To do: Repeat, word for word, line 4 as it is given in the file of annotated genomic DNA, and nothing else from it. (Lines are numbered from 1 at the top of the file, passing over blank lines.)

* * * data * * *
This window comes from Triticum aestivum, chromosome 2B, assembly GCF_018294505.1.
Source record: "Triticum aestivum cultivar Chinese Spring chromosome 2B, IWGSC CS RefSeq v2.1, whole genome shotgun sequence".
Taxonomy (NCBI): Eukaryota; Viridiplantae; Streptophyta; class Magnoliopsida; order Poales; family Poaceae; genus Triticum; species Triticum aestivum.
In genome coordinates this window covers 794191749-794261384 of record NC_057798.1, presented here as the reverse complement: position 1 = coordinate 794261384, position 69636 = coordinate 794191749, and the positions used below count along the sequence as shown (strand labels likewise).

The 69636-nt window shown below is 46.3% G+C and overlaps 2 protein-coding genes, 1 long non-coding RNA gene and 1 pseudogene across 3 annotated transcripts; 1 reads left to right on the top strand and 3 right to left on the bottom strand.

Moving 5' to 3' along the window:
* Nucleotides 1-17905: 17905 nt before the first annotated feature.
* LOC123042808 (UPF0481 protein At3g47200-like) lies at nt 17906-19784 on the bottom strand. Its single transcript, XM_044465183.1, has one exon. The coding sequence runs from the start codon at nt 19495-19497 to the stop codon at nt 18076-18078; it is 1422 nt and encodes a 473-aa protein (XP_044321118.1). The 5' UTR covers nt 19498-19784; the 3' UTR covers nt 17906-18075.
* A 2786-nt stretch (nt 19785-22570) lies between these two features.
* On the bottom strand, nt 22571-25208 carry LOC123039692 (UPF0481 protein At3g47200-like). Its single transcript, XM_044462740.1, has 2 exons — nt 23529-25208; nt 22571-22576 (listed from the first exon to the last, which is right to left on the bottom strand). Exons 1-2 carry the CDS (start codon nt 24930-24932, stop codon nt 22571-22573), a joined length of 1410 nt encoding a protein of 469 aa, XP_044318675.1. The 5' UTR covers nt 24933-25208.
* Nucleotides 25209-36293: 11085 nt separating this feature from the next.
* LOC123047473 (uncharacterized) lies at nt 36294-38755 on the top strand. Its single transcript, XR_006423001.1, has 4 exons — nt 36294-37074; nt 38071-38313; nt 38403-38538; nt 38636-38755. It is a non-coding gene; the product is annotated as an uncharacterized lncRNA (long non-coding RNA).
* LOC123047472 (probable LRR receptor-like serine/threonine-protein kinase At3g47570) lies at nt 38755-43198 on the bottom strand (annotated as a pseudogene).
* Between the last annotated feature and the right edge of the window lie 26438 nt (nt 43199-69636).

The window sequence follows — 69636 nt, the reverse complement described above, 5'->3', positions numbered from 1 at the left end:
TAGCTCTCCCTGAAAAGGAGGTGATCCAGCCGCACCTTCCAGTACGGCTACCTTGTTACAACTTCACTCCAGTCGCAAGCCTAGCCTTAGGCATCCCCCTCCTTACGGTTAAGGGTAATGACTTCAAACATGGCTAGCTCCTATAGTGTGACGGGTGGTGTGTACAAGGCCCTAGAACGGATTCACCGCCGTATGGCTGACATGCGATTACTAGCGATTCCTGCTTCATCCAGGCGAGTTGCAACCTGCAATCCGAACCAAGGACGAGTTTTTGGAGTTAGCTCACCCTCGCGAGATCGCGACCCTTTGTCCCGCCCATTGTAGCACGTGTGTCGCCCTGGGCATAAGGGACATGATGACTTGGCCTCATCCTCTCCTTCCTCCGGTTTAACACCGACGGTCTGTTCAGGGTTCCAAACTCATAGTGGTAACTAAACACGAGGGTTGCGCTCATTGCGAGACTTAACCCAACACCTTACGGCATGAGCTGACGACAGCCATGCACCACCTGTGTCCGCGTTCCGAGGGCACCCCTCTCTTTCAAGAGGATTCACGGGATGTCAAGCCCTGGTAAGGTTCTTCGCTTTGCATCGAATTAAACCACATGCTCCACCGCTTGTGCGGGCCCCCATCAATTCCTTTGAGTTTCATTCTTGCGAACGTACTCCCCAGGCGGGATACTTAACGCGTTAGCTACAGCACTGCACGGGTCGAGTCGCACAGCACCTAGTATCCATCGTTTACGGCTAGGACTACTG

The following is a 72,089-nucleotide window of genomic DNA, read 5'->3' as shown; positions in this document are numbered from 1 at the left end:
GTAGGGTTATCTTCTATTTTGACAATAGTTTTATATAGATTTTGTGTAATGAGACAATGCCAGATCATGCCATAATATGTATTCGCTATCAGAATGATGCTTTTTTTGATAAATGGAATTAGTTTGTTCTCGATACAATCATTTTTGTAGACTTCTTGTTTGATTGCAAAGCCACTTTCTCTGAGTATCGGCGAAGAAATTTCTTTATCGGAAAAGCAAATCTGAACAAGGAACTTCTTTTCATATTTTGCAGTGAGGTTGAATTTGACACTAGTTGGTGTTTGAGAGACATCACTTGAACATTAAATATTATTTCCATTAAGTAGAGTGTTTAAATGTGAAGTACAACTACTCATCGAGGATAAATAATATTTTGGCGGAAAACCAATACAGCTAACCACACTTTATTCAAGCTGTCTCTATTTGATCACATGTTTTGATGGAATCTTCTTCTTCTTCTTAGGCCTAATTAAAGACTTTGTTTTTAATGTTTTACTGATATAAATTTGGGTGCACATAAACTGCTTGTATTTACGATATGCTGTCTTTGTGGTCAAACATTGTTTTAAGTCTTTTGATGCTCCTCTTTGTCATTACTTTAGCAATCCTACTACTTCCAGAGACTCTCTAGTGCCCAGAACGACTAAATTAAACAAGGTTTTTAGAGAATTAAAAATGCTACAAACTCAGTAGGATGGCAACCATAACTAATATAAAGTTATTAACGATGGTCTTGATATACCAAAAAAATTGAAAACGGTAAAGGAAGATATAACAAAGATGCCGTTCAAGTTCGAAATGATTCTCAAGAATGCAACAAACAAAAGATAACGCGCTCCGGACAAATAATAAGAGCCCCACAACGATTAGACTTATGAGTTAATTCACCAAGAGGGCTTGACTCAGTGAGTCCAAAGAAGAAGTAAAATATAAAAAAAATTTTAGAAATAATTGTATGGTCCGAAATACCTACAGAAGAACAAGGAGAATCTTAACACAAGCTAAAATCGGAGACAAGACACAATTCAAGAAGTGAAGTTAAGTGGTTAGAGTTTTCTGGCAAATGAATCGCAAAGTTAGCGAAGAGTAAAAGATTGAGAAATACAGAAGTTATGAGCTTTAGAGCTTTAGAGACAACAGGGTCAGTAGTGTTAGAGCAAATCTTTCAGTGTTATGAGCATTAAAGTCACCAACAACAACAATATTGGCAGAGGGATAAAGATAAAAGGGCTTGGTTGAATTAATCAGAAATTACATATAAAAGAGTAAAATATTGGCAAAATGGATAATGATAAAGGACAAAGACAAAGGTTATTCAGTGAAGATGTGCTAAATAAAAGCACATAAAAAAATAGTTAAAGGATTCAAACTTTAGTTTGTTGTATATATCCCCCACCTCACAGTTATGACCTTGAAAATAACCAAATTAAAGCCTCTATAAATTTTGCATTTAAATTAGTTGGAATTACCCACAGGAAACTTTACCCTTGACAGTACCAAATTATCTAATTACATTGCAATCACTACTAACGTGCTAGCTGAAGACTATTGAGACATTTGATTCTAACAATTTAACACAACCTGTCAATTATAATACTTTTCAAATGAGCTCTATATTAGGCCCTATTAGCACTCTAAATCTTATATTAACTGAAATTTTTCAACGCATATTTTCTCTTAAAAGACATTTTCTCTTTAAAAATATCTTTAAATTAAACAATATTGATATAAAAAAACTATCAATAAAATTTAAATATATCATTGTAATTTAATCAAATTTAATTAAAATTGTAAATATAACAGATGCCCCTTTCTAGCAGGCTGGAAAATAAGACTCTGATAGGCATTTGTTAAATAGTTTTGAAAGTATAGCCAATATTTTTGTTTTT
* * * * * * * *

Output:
In genome coordinates this window covers 794191749-794261384 of record NC_057798.1, presented here as the reverse complement: position 1 = coordinate 794261384, position 69636 = coordinate 794191749, and the positions used below count along the sequence as shown (strand labels likewise).